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THE ARTIST'S SELFIE

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Self-Portrait. 1889. By Vincent Van Gogh

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The Desperate Man. By Gustave Courbet. 1843–45.

We go through life constantly leaving parts of ourselves along the way. A picture, a note - anything to remind posterity that we too walked these streets. Sometimes, these marks are a form of self-expression. Like fingerprints all over something handled, we find ourselves in everything we create.  A singer incorporates his/her life experiences into their lyrics; a writer writes about themselves - possibly disguised behind unfamiliar places and names but telling a story all the same; you take a selfie every once in a while. Invariably we tell our stories in whichever way we can.

Say you stumbled upon a diary while taking a walk. Page after page, you construct the image and personality of its owner in your mind. With the notes and clues scribbled, you find out the author's hidden truths, thought forms and experiences. This is what happens when you look at some self-portraits. What hangs before you is ,in essence, the story of a life told in colour.

Initially starting with portraits of royal families and prominent people in society, painters soon began making portraits of ‘common men.’ Over time this interest drifted onto the artists themselves and so many painters made themselves their own subjects. The concept of self-portraits is said to date back to about 1500 AD during the Renaissance. With better ways of creating mirrors at that time, it was easier for artists to attempt making replicas of themselves on canvas.

 

One can imagine how painting a picture of one’s self was a good way to keep memories or follow the process of aging before cameras and photography. These paintings served more than just records of things on the outside. Through a self-portrait, the artist records an emotion, experience, a thought and more interestingly how the artist sees him/herself. Although it may seem narcissistic, a self-portrait is introspection of some sort. We get to see much deeper into the mind of the artist. They can reveal what the artist was, what they are or what they aspire to be.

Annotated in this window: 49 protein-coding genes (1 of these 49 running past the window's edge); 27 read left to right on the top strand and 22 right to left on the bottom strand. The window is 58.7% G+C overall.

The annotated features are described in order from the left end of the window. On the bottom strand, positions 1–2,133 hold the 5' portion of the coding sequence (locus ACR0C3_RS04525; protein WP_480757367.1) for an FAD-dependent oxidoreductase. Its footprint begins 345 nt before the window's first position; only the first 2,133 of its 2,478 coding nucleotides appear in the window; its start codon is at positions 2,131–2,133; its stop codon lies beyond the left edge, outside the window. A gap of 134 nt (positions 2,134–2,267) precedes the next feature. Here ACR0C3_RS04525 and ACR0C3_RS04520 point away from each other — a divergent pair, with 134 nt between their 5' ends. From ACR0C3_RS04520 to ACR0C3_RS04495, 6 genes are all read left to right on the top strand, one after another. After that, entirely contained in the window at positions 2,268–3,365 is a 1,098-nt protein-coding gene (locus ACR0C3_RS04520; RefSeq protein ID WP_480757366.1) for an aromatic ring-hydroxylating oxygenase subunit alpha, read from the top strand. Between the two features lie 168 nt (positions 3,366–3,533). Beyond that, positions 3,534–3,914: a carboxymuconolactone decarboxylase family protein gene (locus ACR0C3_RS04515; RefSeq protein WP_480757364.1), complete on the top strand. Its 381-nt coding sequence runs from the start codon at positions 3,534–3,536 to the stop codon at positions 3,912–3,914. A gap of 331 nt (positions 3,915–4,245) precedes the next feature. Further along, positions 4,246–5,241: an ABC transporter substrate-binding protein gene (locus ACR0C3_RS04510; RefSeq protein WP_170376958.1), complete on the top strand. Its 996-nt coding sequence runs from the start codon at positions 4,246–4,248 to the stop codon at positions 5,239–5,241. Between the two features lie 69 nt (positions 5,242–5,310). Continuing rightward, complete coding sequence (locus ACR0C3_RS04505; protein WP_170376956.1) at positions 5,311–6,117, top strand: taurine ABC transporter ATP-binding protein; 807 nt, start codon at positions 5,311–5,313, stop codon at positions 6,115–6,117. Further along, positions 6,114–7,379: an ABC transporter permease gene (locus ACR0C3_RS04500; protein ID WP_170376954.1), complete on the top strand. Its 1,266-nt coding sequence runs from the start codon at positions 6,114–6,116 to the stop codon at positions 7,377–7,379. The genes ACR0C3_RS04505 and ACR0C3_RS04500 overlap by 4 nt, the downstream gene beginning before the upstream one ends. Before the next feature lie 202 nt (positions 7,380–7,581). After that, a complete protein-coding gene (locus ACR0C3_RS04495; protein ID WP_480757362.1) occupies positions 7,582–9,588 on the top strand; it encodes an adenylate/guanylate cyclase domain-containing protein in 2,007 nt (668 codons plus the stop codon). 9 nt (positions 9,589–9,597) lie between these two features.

If you’ve already read the Starry Night review (if not, you can do so here), you probably have a fair idea about the life of Van Gogh and so the mood of his self-portrait would probably make sense. The composition imposes on the viewer an impression of a troubled man attempting to look composed. This candid glimpse into his psyche reveals how Van Gogh poured his internal crisis on canvas.

 

An interesting sort of dichotomy is also evident - the painting carries such great intensity yet has a palette of cool colours.

His red fiery hair and beard draw you into his face. Sharp brushstrokes outline the contours of his face as well as his almost stern expression. His eyes, apparently transfixed on you, seem like the eyes of an anxious person lost in thought. His signature energy-filled spirals run all over the background as well as on his jacket. Volume is demonstrated in his jacket by thicker brushstrokes of looser spirals. His white shirt has lighter boundaries and softens into his skin. This is almost a diary entry of a sort. Here you get to see Van Gogh through his eyes.

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Self-Portrait. 1889. By Vincent Van Gogh

Another evident feature his self-portraits reveal is growth. He is said to have painted about 40 self-portraits. With each one, a different element is introduced which revealed his evolution as an artist. The process of creating is very dynamic - a maze of some sort. The artist is often blindly taking different directions, discovering new techniques, inspiration, styles and even subjects. It makes sense that to be an artist one has to allow one’s self to evolve when the need arises.